Defendant is a "three-striker" who gets sentenced in 2005 to 33 to life for a "nonviolent" offense. In 2012, the voters passed Proposition 36, which changed the three strikes law and permitted a ton of currently sentenced three-strikers to file a motion to recall their sentence. The purpose of Prop. 36 was to provide relief for many people given life sentences for nonviolent offenses.
But there were exceptions. If your third strike was a violent offense, or if one of your prior offenses was for a really big crime (e.g., murder), you couldn't recall your sentence. You remained in jail for life.
Under this regime, everyone agrees that if, say, your first strike was for burglary, your second strike was for murder, and your third strike was for grand theft, you don't get relief. The statute says that your "prior" conviction for murder precludes relief.
But what about here? Defendant doesn't have any prior strikes that are from "superserious" offenses, and he was nonetheless sentenced to life in 2005 for a nonviolent offense. But five years later, in 2010, he assaults another inmate with a deadly weapon. Which counts as a "superserious" offense.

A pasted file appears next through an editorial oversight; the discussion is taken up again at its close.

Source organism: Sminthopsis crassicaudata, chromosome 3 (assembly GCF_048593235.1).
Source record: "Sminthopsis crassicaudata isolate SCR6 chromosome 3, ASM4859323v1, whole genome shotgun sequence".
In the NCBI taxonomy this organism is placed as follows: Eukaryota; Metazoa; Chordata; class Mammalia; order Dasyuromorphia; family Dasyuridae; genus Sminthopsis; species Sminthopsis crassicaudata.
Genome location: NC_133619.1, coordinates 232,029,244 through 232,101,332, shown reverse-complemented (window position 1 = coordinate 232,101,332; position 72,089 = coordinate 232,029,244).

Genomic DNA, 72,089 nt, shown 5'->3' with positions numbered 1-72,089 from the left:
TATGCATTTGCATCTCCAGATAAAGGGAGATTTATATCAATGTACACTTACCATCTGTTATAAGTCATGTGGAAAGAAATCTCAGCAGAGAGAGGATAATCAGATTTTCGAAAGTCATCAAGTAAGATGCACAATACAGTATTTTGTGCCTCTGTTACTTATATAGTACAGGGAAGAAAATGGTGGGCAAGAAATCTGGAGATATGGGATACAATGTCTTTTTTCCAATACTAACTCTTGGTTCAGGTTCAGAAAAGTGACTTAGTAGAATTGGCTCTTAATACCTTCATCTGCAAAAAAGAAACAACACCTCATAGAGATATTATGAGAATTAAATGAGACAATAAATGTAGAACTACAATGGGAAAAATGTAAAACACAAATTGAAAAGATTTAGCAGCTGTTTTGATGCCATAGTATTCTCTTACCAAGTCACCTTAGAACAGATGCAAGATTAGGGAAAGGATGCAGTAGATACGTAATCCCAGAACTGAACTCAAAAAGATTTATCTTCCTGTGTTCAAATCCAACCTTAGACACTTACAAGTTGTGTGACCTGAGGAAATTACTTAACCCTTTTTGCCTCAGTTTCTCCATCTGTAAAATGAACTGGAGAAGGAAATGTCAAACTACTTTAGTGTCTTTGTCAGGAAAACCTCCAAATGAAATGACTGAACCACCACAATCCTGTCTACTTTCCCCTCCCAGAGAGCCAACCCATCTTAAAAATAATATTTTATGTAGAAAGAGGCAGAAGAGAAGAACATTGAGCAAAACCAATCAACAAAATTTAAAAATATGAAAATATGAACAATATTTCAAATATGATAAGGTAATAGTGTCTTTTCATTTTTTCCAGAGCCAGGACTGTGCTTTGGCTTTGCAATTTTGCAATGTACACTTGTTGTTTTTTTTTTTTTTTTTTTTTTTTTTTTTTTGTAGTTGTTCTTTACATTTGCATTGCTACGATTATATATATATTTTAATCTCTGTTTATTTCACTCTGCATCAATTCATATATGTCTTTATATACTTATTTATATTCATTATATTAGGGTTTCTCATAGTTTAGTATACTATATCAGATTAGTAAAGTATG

But is it a "prior" offense? After all, we're talking about whether his 2005 nonviolent conviction gets reduced from life. Does a 2010 offense count as a "prior" offense?
The California Court of Appeal holds that it does. Because while it may not be a "prior" offense to his actual conviction, it's an offense "prior" to the filing of his petition to recall his sentence.
Even though that's not at all what we usually mean by "priors" in the criminal context.
No one ever said the English language was determinate. Especially when everyone's got a lawyer.
POSTSCRIPT - Then, several hours later, the Court of Appeal comes out with this opinion. Different panel, different district, different issue (albeit another three-strikes recall case), and strikingly different type of legal analysis (and result).